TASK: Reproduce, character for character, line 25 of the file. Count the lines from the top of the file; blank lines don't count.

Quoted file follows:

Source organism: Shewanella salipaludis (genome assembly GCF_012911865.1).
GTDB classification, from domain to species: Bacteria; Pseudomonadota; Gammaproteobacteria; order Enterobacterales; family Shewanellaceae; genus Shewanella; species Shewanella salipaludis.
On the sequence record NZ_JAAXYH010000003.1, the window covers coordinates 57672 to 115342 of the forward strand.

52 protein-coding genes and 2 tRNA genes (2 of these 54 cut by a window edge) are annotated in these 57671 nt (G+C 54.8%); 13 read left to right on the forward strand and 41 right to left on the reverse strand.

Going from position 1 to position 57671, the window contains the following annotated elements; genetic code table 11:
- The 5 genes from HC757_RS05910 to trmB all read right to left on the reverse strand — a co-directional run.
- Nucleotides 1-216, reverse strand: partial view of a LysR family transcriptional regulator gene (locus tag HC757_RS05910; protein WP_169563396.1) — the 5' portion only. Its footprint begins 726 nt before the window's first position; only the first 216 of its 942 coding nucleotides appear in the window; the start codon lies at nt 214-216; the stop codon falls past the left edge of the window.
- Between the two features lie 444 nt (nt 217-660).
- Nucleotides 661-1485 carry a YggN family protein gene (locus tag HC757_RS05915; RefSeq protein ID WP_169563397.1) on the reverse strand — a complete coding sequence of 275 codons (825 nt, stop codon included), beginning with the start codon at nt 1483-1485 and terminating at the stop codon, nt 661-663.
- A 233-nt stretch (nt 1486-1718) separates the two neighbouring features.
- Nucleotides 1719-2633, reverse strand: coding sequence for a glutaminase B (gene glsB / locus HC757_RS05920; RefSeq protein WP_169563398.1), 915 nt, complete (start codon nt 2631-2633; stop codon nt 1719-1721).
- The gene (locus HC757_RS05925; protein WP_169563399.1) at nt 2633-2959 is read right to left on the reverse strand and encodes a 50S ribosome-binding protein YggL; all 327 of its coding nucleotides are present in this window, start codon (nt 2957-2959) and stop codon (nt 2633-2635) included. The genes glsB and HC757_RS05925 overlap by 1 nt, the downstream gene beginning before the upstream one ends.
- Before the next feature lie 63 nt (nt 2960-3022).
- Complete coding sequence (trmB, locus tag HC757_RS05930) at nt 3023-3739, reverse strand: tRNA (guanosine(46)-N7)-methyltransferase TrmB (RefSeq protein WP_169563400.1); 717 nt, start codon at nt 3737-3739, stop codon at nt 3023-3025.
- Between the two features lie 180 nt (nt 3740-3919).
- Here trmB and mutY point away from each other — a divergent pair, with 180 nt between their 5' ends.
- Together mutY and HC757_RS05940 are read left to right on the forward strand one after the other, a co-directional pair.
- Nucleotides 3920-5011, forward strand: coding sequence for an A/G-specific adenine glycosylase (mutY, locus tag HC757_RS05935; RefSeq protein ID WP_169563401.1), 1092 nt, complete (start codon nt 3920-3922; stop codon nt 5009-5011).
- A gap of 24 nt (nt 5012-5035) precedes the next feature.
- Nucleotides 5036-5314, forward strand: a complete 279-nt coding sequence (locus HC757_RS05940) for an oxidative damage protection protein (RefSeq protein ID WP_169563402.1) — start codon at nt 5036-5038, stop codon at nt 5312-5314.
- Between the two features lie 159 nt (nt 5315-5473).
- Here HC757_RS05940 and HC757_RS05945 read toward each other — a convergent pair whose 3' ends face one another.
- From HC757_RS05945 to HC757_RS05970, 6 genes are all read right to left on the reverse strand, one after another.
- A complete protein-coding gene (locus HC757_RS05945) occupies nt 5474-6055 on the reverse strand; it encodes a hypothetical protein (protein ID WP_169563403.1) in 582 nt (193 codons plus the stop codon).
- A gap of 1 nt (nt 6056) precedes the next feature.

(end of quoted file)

- A gap of 1 nt (nt 6056) precedes the next feature.